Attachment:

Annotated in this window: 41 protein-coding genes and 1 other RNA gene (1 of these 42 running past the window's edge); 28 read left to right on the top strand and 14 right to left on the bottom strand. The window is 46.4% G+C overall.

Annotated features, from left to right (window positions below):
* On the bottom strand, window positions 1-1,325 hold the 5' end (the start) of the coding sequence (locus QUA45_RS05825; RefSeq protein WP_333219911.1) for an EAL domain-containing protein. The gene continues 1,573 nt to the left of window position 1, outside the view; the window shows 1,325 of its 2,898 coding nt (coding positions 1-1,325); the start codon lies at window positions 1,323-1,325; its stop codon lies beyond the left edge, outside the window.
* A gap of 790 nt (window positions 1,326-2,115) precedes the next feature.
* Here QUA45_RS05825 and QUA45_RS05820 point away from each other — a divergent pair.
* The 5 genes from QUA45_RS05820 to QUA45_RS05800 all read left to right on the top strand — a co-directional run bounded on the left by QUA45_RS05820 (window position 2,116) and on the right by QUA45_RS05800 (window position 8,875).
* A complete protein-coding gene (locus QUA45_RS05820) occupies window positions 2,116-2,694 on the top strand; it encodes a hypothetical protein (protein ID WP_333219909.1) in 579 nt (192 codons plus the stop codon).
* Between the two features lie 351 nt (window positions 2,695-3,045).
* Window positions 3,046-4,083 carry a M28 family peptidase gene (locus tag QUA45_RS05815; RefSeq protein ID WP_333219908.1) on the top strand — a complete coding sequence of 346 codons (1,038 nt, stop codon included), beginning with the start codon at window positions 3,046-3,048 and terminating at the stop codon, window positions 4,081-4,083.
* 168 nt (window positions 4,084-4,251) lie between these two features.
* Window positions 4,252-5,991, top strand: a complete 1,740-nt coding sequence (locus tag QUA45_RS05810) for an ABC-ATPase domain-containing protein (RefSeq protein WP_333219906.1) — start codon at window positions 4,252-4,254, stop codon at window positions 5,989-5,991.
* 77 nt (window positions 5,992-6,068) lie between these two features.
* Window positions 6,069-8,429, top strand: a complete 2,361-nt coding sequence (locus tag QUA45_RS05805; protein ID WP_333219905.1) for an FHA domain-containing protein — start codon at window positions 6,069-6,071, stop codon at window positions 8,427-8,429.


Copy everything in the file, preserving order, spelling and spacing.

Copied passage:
Annotated in this window: 41 protein-coding genes and 1 other RNA gene (1 of these 42 running past the window's edge); 28 read left to right on the top strand and 14 right to left on the bottom strand. The window is 46.4% G+C overall.

Annotated features, from left to right (window positions below):
* On the bottom strand, window positions 1-1,325 hold the 5' end (the start) of the coding sequence (locus QUA45_RS05825; RefSeq protein WP_333219911.1) for an EAL domain-containing protein. The gene continues 1,573 nt to the left of window position 1, outside the view; the window shows 1,325 of its 2,898 coding nt (coding positions 1-1,325); the start codon lies at window positions 1,323-1,325; its stop codon lies beyond the left edge, outside the window.
* A gap of 790 nt (window positions 1,326-2,115) precedes the next feature.
* Here QUA45_RS05825 and QUA45_RS05820 point away from each other — a divergent pair.
* The 5 genes from QUA45_RS05820 to QUA45_RS05800 all read left to right on the top strand — a co-directional run bounded on the left by QUA45_RS05820 (window position 2,116) and on the right by QUA45_RS05800 (window position 8,875).
* A complete protein-coding gene (locus QUA45_RS05820) occupies window positions 2,116-2,694 on the top strand; it encodes a hypothetical protein (protein ID WP_333219909.1) in 579 nt (192 codons plus the stop codon).
* Between the two features lie 351 nt (window positions 2,695-3,045).
* Window positions 3,046-4,083 carry a M28 family peptidase gene (locus tag QUA45_RS05815; RefSeq protein ID WP_333219908.1) on the top strand — a complete coding sequence of 346 codons (1,038 nt, stop codon included), beginning with the start codon at window positions 3,046-3,048 and terminating at the stop codon, window positions 4,081-4,083.
* 168 nt (window positions 4,084-4,251) lie between these two features.
* Window positions 4,252-5,991, top strand: a complete 1,740-nt coding sequence (locus tag QUA45_RS05810) for an ABC-ATPase domain-containing protein (RefSeq protein WP_333219906.1) — start codon at window positions 4,252-4,254, stop codon at window positions 5,989-5,991.
* 77 nt (window positions 5,992-6,068) lie between these two features.
* Window positions 6,069-8,429, top strand: a complete 2,361-nt coding sequence (locus tag QUA45_RS05805; protein ID WP_333219905.1) for an FHA domain-containing protein — start codon at window positions 6,069-6,071, stop codon at window positions 8,427-8,429.